This work develops and defends a structural view of the nature of mathematics,
which is used to explain a number of striking features of mathematics
that have puzzled philosophers for centuries. It rejects the most widely
held philosophical view of mathematics (Platonism), according to which
mathematics is a science dealing with mathematical objects such as sets and
numbers—objects which are believed not to exist in the physical world.
Often we mathematicians are inarticulate when challenged to explain
why mathematics is such a critical aspect of K - 12 education today. We
know it is, but are so involved in the subject that we have not looked at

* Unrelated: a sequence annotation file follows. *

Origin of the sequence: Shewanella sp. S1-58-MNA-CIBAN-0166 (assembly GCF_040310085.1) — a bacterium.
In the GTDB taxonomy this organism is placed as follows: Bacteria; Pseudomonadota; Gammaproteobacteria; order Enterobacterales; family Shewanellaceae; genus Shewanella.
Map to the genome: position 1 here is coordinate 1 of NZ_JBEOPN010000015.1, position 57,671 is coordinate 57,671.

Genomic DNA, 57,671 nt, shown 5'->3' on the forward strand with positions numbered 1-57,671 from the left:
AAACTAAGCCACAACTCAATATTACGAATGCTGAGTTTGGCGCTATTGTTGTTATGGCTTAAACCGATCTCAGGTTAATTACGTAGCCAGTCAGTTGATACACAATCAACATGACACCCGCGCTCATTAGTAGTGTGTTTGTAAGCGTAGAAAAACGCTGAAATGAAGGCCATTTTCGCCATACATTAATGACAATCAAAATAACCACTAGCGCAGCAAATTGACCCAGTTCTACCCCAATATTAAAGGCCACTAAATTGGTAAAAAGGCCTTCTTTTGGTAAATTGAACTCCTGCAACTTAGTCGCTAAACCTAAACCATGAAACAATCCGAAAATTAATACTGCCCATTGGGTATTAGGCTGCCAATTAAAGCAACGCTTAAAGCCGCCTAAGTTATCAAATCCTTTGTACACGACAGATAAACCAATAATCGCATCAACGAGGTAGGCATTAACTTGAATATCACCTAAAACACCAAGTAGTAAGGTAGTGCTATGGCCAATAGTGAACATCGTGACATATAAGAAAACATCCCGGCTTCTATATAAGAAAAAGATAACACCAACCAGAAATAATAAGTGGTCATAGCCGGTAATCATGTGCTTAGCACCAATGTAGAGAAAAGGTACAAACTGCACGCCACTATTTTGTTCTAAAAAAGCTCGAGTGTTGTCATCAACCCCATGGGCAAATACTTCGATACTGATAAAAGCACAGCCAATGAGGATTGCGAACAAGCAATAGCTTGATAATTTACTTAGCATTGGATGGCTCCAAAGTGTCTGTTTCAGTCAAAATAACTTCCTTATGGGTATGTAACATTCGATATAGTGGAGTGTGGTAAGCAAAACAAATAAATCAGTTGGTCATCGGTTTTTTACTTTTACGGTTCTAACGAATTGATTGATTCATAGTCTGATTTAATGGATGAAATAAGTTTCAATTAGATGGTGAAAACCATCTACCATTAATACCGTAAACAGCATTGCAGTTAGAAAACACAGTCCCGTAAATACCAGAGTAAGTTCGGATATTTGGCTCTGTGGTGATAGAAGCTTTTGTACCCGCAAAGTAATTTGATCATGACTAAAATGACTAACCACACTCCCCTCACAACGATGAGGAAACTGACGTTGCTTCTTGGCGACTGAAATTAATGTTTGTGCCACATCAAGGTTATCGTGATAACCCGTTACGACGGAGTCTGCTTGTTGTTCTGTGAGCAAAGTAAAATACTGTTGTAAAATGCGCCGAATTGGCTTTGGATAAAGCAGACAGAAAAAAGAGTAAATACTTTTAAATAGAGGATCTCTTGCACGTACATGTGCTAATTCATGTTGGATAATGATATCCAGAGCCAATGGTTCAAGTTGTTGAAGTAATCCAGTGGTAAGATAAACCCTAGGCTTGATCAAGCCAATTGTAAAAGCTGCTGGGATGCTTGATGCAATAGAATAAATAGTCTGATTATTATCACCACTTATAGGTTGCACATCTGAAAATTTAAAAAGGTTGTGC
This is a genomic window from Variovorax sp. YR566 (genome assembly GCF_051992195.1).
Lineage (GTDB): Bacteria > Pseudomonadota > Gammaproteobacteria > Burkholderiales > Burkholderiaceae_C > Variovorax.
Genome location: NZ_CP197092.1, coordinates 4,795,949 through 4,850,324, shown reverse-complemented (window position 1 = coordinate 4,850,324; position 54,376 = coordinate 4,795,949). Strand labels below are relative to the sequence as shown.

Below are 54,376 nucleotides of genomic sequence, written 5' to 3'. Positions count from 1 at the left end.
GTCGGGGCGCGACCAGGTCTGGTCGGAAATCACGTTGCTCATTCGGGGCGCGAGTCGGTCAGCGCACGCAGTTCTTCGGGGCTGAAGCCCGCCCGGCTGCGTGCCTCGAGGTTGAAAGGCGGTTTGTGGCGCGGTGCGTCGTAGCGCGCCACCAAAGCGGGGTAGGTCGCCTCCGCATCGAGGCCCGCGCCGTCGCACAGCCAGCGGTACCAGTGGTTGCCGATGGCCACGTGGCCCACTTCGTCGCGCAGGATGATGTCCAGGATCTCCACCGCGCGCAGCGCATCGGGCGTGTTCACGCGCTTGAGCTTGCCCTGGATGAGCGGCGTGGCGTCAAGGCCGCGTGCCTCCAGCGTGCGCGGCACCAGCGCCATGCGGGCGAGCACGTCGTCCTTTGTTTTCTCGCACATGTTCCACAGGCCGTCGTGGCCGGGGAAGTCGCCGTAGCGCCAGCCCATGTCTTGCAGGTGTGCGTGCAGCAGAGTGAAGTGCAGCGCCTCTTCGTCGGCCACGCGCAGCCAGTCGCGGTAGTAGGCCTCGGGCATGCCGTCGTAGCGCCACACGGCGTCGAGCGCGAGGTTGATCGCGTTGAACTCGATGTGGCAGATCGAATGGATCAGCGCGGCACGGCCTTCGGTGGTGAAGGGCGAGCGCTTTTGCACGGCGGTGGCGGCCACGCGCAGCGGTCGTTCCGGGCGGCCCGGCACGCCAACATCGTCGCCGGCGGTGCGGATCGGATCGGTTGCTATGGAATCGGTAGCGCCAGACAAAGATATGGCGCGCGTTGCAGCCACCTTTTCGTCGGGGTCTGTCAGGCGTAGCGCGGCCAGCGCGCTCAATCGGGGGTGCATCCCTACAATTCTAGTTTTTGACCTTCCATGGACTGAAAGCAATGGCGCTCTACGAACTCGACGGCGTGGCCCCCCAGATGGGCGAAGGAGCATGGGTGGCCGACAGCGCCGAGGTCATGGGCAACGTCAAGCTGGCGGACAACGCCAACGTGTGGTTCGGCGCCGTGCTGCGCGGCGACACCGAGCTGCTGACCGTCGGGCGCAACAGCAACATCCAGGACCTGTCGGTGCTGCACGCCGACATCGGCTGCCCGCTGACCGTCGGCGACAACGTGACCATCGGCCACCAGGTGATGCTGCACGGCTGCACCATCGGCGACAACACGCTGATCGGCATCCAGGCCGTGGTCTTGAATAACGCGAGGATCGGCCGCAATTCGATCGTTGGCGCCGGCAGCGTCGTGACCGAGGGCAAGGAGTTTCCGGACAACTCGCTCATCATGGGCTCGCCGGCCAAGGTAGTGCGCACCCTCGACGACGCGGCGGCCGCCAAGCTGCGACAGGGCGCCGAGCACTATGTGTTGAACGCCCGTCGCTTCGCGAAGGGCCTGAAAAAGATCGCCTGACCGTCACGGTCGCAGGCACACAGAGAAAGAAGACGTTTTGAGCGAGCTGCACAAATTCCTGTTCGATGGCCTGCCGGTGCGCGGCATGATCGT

the broader perspective of the way in which mathematics actually interacts
with today’s society. So what follows are some observations that may well
be useful in this regard.
“The study of economics does not seem to require any specialized gifts of an
unusually high order. Is it not, intellectually regarded, a very easy subject
compared with the higher branches of philosophy or pure science? Yet good, or
even competent, economists are the rarest of birds. An easy subject, at which few
excel! The paradox finds its explanation, perhaps, in that the master-economist
must possess a rare combination of gifts. He must reach a high standard in several
different directions and must combine talents not often found together.